The United States has been an enthusiastic partner of Israel's worst Iron Wall policies since the beginning of the state in 1948 and, most intimately, in the years following the 1967 war. The decision to see the West Bank as conquered, militarily occupied territory and the acceptance or encouragement of a settlers' movement has led to a world-class impasse and growing international anger at Israel.
The madness has gotten to the point that, even if leaders of the United States and Israel suddenly woke up one morning and accepted a Palestinian state, the state of Israel would be at odds with its own settlers it sent out to colonize the conquered West Bank and Jerusalem areas. Accepting a Palestinian state would require Israel to take on some of its most volatile citizens with military force to dislodge them.
The more Israel insists on its role as conqueror, the more dicey Israel's hold on international respect becomes. And it all seems to be coming to some kind of a head this month, coincidentally the tenth anniversary of the Middle Eastern attacks on the US.
"We're watching a potential train wreck," a senior western diplomat (speaking anonymously due to the gravity of the situation) told The New York Times  .
Israeli settlers and settlements by (by unknown)
The "train wreck" he was referring to is the convergence of three things this month.
First there's Israel's growing struggle with Turkey, which has become the world's best model for a workable, moderate Islamic state. Recently, the powerful regime of Prime Minister Recep Tayyip Erdogan amazingly cleaned out the top leadership of its corrupt military. This week, Erdogan is visiting Egypt, Tunisia and Libya. He begged off a planned visit to Gaza, concluding that such a visit would be too provocative.
Angered over the shooting of Turks on a flotilla ship to Gaza last year, Erdogan sent the Israeli ambassador packing and threatened to send Turkish war ships with the next Gaza flotilla. Israel prudently chose not to respond to the threat. Turkish President Abdullah Gul called Israel "an ungrateful burden to its allies." Until recently Turkey had been one of those allies.
Righteous Israelis, meanwhile, are linking Turkey with Hamas and Iran as all part of a sinister "Islamicization" movement. What is going on in Turkey, according to Eli Shaked, a former Israeli ambassador to Egypt, is "just like what happened in Iran in 1979."
The second train wreck element occurred on Friday following the Israeli killing of three Egyptian soldiers near the Sinai border. Egyptian street protesters -- fueled by energized soccer fans looking for revenge against the police who had attacked them at a recent match -- tore up the Israeli Embassy in Cairo  and actually got inside the building to beat and harass Israeli officials. During the melee some police and/or military apparently watched the fun and many embassy occupiers were let go. The military did kill two people, injure 1200 and arrest 19, to be tried by military courts.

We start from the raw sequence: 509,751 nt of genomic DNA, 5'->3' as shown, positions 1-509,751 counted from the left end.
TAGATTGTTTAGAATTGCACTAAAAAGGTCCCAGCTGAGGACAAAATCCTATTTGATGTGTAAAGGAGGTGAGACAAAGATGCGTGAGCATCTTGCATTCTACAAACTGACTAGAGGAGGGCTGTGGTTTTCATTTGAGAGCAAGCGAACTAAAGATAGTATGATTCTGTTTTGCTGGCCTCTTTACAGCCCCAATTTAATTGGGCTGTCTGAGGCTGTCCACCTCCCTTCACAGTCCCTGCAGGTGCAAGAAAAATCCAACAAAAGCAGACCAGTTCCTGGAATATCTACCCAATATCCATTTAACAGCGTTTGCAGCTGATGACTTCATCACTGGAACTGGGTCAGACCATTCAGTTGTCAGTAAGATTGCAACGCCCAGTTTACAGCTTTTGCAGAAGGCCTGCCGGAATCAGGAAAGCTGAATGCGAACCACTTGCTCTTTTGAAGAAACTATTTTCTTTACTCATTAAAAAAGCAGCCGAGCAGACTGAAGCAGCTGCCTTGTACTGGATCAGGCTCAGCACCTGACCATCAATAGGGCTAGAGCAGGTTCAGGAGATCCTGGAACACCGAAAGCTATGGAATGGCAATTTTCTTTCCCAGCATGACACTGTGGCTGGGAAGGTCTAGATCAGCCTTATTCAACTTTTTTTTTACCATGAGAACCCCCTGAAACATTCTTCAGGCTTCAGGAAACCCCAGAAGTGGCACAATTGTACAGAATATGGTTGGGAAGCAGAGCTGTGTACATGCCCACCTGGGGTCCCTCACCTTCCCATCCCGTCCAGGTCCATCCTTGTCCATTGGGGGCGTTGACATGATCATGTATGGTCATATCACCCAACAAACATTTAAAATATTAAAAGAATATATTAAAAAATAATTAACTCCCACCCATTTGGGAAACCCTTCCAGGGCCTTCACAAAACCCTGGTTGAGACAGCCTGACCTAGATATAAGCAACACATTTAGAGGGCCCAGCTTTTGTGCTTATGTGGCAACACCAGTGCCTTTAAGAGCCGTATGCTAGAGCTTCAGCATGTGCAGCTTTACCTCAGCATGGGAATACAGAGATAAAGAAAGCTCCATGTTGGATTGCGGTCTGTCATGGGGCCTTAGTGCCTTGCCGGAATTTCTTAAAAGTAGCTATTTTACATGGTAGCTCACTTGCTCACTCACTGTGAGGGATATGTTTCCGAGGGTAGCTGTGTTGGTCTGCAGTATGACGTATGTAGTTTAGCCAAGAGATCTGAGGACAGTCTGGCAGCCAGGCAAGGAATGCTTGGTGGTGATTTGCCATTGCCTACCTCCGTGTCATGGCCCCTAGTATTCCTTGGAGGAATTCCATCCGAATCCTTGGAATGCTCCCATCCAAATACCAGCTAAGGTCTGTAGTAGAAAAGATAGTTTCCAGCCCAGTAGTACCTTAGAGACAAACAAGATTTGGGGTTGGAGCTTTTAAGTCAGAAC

The third train wreck factor is the determination of the Palestinians to go to the United Nations in two weeks and request recognition as a nation state. Recognition in the UN Security Counsel would mean full nation state status; but a US veto is virtually assured. Endorsement as a state in the UN General Assembly is the real issue. It would amount to only the recognition of Palestine as an "observer state," which would allow Palestinians to do things like bring charges against Israel in the International Criminal Court -- no doubt a public relations nightmare for Israel and the US.
So no one is surprised that Israel and US leaders are all sounding a chorus of doom, complete with crocodile tears about the blow it will mean to peace. They say it will be the end of negotiations. "[I]t will begin a long funeral for the peace process and negotiations," said Yuli Edelstein, Israel's minister for public diplomacy. Israelis may not have noticed, but peace negotiations have been comatose for some time.
The Israeli left takes a much more reasonable approach on the train wreck  in process:
"He [Prime Minister Netanyahu] has not done a thing to mitigate the fallout from (these) developments," says left-leaning newspaper Haaretz, Aluf Benn.
Binyamin Ben-Eliezer, a member of the Israeli Parliament from the Labor Party and a former defense minister, went to the core of the issue: "The world is tired of this conflict and angry at us because we are viewed as conquerors, ruling over another people."
Ben-Eliezer goes further and suggests the unthinkable: "If I were Bibi Netanyahu, I would recognize a Palestinian state. We would then negotiate borders and security. Instead nothing is happening. We are left with one ally, America, and that relationship is strained, too."